My East African colleagues are still on break, and I have no intention of interrupting Sister Salome’s movies, so almost all of the activity around here has been of the paperwork-filing, envelope-stuffing, toner-cartridge-installing variety: not a very good topic for a blog post. Fortunately, there have been a few bright spots. First, all of my thanks go out to Richard (Board President), Donna (Board Clerk) and three absolutely fantastic volunteers who showed up at the office at 5:30 in the evening with pizza to stuff 500 envelopes while I went to my web development meeting. Really, my eyes tear over every time I think of them.
And besides that, there are some new team members in the making. This week I headed across the river to Dudley Square to meet with Kalya of Boston’s Black Ministerial Alliance and Erin, the program director for Boston’s chapter of Science Club for Girls. Like us, they work on making sure that the next generation of women has every opportunity to succeed and to share that success with families and communities. When our East African students said they wanted to correspond with young women in other countries, these are the groups I thought of first.
Teens are absolutely and beyond a doubt my favorite group of people. I don’t care if they are the dutiful ones, the quiet ones, the boisterous ones or the ones that can’t look you in the eye without glaring. For me, teens are the clearest barometer of how things are really going in our world. They notice the stuff that younger children still (thankfully) screen out by instinct. They see the things that adults have learned to screen out by experience. And in failing to screen out all of that stuff, they notice a lot that the rest of us don’t. Of course, that does not mean it’s easy to get them to tell you about it; often it’s easier to get them to talk to one another.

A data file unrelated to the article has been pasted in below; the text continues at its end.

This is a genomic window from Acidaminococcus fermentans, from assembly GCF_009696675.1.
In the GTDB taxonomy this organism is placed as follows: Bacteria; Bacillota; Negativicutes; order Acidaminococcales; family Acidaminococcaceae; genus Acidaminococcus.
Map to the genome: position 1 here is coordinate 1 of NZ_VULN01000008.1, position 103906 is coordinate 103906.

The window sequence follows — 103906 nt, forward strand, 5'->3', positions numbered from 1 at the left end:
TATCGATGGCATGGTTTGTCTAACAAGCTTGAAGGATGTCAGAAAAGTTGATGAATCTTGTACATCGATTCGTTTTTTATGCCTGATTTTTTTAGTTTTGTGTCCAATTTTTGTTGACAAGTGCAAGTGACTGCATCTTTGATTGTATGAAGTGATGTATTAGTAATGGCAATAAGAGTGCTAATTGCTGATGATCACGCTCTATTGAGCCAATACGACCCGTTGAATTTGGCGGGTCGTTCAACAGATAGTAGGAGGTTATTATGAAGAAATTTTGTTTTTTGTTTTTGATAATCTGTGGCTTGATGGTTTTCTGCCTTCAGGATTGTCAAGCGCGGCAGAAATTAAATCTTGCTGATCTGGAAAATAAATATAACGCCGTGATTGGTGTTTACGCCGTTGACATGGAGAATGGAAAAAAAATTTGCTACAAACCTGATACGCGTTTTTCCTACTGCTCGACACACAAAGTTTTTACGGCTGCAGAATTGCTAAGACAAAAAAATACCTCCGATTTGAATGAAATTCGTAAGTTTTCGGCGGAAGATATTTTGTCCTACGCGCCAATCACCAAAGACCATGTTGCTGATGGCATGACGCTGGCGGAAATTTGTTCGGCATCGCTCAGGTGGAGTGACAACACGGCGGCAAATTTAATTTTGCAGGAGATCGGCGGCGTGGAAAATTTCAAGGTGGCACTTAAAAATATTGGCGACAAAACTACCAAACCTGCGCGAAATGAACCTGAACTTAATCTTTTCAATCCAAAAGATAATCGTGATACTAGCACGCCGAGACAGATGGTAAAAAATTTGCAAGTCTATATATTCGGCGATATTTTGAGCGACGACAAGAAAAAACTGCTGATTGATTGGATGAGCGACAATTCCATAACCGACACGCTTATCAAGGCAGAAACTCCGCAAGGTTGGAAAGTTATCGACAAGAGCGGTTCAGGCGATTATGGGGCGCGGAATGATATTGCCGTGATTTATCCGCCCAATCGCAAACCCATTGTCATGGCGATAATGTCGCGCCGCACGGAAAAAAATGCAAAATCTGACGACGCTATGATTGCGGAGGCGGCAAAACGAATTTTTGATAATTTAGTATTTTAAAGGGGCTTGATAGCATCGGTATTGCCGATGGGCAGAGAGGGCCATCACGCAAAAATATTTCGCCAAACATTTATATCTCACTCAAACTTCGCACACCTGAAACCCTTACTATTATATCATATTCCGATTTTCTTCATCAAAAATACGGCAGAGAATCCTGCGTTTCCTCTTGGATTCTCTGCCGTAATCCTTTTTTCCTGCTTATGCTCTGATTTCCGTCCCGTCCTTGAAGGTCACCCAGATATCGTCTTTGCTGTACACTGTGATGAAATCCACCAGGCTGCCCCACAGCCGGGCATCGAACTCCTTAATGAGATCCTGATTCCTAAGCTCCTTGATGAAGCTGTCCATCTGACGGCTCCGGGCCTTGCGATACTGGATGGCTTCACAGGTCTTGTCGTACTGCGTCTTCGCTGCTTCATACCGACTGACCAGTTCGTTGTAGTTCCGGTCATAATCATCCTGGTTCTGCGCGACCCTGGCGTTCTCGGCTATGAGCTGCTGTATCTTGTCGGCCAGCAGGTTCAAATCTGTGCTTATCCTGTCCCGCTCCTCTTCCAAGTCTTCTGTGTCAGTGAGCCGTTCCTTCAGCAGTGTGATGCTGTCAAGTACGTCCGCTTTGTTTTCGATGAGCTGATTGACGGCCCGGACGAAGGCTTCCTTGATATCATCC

This year, I asked some of our scholars in East Africa what their ideas were for fighting aids, reducing teen pregnancy, improving working conditions in their areas and increasing the number of women who finish high school. You will see more about their answers on the website soon, but suffice to say that they had sound ideas. Our teen girls here are no different. We hope that by facilitating a conversation–starting with written correspondence and moving to photos, video clips and video chat–we can foster an international discussion that is only going to become more necessary over the coming years. And, if we don’t always see what they see, maybe we can at least show them that we’re rooting for them all.
More details about our collaboration in Boston will become available in January when everyone (on both continents) heads back from the school break.